Further, the Mormon prophet has a history of weighing in on social and political issues, such as whether polygamy should be allowed or disallowed and whether black people should have the same rights or not as white people, and the prophets have gone different ways at different times.Jimmy also points out the biggest missing answer to the question no one seems to ask.
How can Romney intelligibly claim that values but not leaders will influence his decisions when the values flow from the leaders via new divine revelation?[emphasis added]
To bend a phrase from Bill Clinton, "It's the Polytheism, Stupid."That is my biggest issue with having a Mormon in a position of leadership. I don't trust them. They claim to be something they are not, and that destroys any trust I would have in them (not that Slick Mitt has engendered any trust so far). They want to be known as Christians so they can fit in, so they don't stick out like some radical cult. So far the makeover campaign has worked. Most people take them on their word that they are Christians. They will say they believe in the Trinity, but they won't reveal the different meaning they have for "trinity". They will say Jesus is God, but won't tell you they all can become gods.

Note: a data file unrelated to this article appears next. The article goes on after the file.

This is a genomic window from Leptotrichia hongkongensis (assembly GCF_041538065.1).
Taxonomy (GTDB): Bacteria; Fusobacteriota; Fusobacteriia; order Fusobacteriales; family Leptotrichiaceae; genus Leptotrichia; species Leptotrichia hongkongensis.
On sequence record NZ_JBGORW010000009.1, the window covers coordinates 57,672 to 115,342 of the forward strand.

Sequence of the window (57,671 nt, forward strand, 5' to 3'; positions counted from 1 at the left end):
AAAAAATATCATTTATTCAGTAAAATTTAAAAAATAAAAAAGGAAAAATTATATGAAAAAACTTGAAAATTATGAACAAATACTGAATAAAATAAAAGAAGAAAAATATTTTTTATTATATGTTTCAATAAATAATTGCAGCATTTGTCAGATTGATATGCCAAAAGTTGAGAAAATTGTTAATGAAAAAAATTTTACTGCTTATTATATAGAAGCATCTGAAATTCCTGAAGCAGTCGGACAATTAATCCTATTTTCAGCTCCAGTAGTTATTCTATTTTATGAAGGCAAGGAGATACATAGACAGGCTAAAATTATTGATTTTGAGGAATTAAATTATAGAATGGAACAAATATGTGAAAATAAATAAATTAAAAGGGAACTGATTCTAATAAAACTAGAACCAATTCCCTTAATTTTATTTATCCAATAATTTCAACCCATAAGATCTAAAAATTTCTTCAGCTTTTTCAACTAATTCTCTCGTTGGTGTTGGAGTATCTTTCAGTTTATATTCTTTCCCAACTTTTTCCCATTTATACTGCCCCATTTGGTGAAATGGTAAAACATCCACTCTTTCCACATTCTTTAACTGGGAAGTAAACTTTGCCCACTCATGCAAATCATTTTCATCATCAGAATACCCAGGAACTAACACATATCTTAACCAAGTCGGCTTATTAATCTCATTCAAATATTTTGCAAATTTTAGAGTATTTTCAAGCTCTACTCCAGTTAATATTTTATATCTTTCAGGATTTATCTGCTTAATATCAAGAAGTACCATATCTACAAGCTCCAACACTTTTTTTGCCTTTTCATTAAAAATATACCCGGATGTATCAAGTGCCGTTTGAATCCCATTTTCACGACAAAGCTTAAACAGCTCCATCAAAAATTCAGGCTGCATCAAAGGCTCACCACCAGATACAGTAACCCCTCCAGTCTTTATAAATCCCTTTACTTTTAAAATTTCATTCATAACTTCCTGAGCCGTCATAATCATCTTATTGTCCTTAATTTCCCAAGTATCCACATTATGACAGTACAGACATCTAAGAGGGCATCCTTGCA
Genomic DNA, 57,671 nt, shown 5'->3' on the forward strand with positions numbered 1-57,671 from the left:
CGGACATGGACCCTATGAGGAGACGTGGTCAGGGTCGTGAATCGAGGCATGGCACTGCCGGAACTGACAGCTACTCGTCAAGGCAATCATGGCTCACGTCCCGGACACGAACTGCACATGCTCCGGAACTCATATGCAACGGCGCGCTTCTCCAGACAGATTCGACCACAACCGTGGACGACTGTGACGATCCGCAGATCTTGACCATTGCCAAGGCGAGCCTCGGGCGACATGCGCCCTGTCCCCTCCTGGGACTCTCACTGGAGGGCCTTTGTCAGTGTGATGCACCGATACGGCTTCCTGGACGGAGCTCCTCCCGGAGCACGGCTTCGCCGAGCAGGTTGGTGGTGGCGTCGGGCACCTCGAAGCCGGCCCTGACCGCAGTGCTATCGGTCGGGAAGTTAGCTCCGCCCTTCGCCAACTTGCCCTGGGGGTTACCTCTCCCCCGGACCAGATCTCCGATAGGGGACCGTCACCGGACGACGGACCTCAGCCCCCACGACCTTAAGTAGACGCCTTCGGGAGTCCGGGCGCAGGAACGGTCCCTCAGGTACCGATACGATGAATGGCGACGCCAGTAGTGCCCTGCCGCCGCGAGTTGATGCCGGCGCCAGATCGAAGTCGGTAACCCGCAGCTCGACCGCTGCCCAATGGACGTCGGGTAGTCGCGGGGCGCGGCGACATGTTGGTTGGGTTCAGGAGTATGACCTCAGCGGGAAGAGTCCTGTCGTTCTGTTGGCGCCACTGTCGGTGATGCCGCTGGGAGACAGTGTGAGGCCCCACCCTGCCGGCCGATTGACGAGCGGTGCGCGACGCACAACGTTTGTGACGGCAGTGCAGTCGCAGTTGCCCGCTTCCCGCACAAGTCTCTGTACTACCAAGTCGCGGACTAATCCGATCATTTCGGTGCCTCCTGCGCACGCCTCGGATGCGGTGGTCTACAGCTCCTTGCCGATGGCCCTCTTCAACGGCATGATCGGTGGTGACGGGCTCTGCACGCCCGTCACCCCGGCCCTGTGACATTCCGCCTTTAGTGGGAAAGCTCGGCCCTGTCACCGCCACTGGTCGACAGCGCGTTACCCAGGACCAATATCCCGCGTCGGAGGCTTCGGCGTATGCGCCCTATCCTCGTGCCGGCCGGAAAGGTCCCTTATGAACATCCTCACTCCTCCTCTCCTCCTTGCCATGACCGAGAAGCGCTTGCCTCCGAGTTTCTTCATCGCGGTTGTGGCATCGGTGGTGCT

Something conspicuously absent from almost all press reporting on the controversy over Romney's religion is the fact that Mormons are polytheists. That is, they believe in multiple gods. They also believe that men can become gods (and women can become goddesses).
This is a radically different vision of God and man than that taught by the Christian faith. It cuts out and replaces the central doctrine of Christianity--its understanding of God and man--and replaces it with an alien one. This means that Mormons are simply not Christians.
Yet they claim to be Christian.
I would trust a Muslim leader more than I would trust a Mormon. At least I know the Muslim will speak what he believes. No double talk or manipulating words to make it sound like we believe in the same God. In fact I would say Muslims are worshiping the one true God, albeit in a limited and often twisted sense, where the Mormons are not worshiping God.